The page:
Sunday, 14 February 2016

Preserving Olives - a success

A while back we posted how we tried the technique of preserving olives in brine. Previously we've preserved fruit using a Fowlers Vacola - which cooks the contents of the jars - and also dehydrated fruit and tomatoes using various methods. Preserving olives was our first go at preserving using brine.  We followed the recipe outlined in Preserving the Italian Way by Pietro Demaio with some slight modifications such as slitting the olives to speed up the process and not adding any herbs or spices to the brine. The recipe stated that the olives could be eaten after 6 months. As we slitted ours, they would have been ready earlier, but we still left them for about 6 months.

This week we opened one of the jars to have a taste. There was some gas buildup which could be due to the olives fermenting a bit or possibly indicating that the preservation technique hadn't worked properly and that the olives might be contaminated. There is a risk of dangerous contamination and food poisoning with any preservation technique. A quick check on the internet had several sources saying that some gassing with this technique was OK although one source said that the gas indicated we should throw them out. Feeling a bit more confident we went ahead and had a taste. We drained the brine off (by this point in the process it is very bitter) and rinsed the olives under running water before tasting a couple.  They tasted great! Being cautious by nature, we waited a week - no trip to the hospital with botulism or other food poisoning observed - before deciding that the process had been a success for that jar at least :)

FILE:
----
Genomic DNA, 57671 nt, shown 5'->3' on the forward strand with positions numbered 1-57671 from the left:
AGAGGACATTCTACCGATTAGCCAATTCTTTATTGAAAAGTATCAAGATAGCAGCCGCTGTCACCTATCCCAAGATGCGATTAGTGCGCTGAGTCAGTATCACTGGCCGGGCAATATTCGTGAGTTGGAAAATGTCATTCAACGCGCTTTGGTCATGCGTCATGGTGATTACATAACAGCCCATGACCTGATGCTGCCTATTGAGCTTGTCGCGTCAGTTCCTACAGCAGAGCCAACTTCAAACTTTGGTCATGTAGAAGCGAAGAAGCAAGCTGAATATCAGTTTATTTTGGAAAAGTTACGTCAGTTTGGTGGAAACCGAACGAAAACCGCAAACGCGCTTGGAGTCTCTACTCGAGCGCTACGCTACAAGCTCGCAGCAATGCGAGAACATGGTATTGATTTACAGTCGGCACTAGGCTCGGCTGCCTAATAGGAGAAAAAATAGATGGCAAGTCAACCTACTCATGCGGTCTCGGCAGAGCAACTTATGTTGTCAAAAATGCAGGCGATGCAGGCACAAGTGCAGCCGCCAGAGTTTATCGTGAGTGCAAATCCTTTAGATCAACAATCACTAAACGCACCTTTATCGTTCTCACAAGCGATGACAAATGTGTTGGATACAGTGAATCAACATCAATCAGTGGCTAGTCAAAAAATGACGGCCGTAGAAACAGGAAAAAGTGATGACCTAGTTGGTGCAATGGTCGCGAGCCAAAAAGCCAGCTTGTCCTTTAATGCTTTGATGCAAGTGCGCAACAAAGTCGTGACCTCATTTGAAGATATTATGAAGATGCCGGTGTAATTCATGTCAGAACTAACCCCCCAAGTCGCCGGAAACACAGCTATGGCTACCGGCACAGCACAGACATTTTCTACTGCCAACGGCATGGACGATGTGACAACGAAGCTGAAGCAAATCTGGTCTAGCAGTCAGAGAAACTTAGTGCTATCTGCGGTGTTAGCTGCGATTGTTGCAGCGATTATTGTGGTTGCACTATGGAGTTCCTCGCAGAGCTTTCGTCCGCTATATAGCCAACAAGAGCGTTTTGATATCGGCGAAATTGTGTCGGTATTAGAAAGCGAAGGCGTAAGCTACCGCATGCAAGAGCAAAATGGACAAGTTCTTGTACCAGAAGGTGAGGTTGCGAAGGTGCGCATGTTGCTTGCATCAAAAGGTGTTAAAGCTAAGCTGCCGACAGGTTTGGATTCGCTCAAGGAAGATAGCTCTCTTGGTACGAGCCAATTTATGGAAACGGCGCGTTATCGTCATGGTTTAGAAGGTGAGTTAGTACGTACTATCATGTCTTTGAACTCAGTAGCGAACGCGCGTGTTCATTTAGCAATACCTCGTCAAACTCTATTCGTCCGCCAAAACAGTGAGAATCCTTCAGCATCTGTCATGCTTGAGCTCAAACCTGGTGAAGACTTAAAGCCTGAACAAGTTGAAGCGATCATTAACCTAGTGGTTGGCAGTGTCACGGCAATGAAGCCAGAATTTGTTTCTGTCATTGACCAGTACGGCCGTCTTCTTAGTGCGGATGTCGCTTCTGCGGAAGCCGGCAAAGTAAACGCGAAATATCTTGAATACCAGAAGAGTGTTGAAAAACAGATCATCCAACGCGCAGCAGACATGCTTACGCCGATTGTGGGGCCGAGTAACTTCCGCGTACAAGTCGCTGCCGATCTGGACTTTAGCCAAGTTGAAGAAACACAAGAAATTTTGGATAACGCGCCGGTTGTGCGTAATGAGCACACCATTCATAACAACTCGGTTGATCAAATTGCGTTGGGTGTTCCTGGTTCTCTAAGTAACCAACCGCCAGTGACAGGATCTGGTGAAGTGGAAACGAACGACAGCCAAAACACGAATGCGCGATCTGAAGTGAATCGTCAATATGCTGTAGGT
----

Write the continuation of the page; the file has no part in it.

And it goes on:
For the remaining jars, we made up a new brine solution. Our recipe recommended a 6% brine (i.e. 60 grams salt per litre of water).  As was the case in the original recipe, the brine was poured hot into the jars and then they were sealed. According to the recipe we followed, these olives should store for a year.

The olives we tasted from the original jar were put into a fresh jar with olive oil. Yum!

We found that preserving olives in brine is a quick, inexpensive preservation method that keeps the shape and colour of the olives.  A method we'll definitely be using again.


  1. I'm impressed. Not only am I impressed with the preservation but that you can grow olives. We have a few trees stored in a friends greenhouse. It is a great location where we slowly kill them through inattention.

    1. Thanks, Brian. Melbourne's often described as Mediterranean climate. So unusual to get below 0C but sometimes up to 40C+. Olives grow well here. Our olive trees are very vigorous. We have to prune regularly or they would get enormous. We need to do some plumbing work near where them which will mean they get cut right back for worker access. Will be interesting to see how quickly they recover.